Water woes: American Canyon bans front lawns in new housing
AMERICAN CANYON, Calif. (KTVU) - American Canyon, in Napa County, has taken a step other cities might follow: banning front lawns in new housing.
"We're not requiring anybody to do anything other than in new development," city council member Mark Joseph told KTVU, "let's not have lawns in the front or the sides. We're leaving it in the backyard because that's often where kids play."
The ordinance comes in the midst of a four year drought and Governor Brown's call for 25 percent reductions in water use.
American Canyon was considering the ban as early as last year, however, because it is hurting for water more than most municipalities.
The city of 20,000 has no reservoir, and relies entirely on the state for water. That allocation has been slashed to only five percent of its maximum, forcing American Canyon to shop around for supplies.
The ordinance doesn't affect homes that already have front lawns.
That was welcome news to longtime resident Ray Jackson, who planted his lawn 20 years ago and still waters it twice a week.
"Our lawn is very precious to us," Jackson told KTVU, as his sprinklers ran Friday evening. "We've seen other lawns torn up around here, and we cherish what we have."
The "zero front lawn" ordinance doesn't appear to affect anyone in the short term because the last new housing construction was before the real estate market collapsed.
But American Canyon is in the early planning stages of a huge new "town center" development along Highway 29.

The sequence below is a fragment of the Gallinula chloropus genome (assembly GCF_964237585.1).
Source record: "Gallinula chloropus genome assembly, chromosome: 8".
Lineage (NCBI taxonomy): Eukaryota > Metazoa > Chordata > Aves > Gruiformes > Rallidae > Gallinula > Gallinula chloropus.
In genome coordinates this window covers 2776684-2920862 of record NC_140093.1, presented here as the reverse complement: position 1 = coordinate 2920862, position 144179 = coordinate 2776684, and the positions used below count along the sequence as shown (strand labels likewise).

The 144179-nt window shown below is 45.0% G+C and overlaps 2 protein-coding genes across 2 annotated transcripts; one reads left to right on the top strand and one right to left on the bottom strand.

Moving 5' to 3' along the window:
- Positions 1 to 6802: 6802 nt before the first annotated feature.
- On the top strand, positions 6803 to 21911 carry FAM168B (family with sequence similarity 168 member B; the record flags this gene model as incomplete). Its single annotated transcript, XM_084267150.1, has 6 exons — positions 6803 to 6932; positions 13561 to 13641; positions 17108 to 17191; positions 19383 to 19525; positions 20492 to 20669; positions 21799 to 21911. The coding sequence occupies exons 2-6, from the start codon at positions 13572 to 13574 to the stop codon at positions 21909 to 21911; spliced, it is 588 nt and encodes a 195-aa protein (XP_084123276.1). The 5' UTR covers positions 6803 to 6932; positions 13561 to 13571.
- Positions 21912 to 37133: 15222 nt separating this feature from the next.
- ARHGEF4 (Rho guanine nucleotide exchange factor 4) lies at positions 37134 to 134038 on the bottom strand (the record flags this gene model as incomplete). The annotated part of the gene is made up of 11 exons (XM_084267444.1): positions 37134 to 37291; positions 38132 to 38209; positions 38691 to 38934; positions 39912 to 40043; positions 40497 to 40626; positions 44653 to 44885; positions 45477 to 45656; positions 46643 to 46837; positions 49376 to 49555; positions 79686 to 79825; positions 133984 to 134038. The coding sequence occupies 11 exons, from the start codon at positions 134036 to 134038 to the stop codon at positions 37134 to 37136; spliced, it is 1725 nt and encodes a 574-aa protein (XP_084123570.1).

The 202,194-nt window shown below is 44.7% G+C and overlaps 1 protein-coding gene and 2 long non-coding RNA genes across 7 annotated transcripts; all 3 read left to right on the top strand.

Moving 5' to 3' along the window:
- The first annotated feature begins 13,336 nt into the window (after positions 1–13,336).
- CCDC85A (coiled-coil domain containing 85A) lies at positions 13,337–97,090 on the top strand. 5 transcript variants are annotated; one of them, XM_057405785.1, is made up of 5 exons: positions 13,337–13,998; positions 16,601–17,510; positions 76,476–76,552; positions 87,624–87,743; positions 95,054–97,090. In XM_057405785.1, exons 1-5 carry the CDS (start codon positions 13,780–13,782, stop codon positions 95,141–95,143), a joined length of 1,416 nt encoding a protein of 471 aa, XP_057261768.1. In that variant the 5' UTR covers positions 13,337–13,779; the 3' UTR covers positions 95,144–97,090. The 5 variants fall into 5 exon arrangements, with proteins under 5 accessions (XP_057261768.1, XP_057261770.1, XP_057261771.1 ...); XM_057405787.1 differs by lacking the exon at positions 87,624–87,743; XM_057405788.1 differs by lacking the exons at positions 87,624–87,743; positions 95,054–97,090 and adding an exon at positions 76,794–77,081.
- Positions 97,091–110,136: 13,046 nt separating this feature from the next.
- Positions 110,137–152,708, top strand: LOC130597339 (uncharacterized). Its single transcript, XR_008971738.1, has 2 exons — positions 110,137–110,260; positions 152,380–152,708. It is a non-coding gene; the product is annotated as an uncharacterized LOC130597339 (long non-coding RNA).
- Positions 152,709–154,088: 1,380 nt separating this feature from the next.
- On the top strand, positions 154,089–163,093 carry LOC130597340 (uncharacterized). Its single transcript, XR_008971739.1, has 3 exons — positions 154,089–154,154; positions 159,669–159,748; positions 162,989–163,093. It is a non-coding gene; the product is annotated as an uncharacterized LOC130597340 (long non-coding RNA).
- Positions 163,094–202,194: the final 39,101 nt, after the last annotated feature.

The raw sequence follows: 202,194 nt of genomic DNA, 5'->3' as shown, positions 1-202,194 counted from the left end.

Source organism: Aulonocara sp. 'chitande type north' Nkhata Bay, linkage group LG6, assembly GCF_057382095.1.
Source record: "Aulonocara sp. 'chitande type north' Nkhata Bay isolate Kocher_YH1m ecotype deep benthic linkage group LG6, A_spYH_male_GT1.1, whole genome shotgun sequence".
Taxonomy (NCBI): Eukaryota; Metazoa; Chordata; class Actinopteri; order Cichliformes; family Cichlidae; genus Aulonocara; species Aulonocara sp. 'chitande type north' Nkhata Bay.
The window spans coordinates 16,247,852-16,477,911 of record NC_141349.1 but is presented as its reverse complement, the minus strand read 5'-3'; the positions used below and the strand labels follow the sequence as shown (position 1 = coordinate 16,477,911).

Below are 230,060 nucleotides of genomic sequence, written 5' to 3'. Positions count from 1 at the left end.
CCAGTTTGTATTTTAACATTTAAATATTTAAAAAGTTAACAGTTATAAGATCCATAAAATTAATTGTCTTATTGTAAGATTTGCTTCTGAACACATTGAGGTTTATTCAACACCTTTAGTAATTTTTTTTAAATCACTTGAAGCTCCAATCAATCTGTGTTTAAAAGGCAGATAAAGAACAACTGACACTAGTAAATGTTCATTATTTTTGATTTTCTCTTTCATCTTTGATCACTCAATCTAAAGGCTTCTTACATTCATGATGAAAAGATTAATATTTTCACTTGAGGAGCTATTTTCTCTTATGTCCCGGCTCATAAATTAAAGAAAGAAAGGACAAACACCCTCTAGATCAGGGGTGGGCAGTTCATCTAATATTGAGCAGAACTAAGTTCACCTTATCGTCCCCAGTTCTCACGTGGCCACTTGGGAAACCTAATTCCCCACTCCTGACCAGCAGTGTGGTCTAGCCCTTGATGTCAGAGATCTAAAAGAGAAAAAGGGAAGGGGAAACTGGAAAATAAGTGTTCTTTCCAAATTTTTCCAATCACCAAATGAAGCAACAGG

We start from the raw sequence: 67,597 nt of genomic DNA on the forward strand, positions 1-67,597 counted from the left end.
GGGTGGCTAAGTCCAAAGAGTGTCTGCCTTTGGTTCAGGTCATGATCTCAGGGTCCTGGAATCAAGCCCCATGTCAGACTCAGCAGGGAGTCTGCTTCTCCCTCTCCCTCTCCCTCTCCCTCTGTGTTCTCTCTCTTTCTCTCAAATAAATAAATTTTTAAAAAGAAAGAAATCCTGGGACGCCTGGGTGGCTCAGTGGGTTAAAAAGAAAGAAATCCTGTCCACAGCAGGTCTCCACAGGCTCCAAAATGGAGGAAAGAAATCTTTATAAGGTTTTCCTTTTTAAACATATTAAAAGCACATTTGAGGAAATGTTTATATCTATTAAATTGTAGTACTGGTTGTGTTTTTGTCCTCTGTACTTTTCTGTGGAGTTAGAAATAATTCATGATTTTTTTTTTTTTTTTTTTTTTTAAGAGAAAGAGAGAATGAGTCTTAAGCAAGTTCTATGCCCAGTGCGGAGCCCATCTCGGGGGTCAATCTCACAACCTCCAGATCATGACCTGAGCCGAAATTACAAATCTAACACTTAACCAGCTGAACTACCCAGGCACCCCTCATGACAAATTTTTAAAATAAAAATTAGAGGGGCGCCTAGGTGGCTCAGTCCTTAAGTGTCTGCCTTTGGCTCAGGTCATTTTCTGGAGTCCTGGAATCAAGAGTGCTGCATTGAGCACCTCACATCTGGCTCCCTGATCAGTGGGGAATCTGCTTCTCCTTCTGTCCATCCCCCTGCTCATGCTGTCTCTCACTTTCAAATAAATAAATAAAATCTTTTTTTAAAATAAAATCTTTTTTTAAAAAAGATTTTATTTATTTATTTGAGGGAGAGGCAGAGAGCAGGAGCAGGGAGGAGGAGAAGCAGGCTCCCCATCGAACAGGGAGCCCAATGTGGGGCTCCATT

It would cover 300 acres, with a 200 room hotel, several parks, and a new school.
It also proposes 1,500 homes, townhouses and apartments.
Residents, who have torn-up and covered their lawns in tarps, wonder if a new development is wise.
"What about every single unit you're adding?" Yolanda Ybarra wondered, "How does that help our drought, by adding more?"
Before anything can be built on the site behind the Walmart Supercenter, hard questions must be answered.
"Until we can say where the water is coming from, I don't think anyone wants to bring it to a vote yet," admitted Councilman Joseph, "it's an unresolved issue."
Residents like Ray Jackson will keep watering, figuring if the city can expand during a drought, homeowners can try to preserve their own investment.
"The first thing people see is your home as well as your yard and so it makes a difference to us," explained Jackson, "we're not trying to impress anybody, just take care of what belongs to us."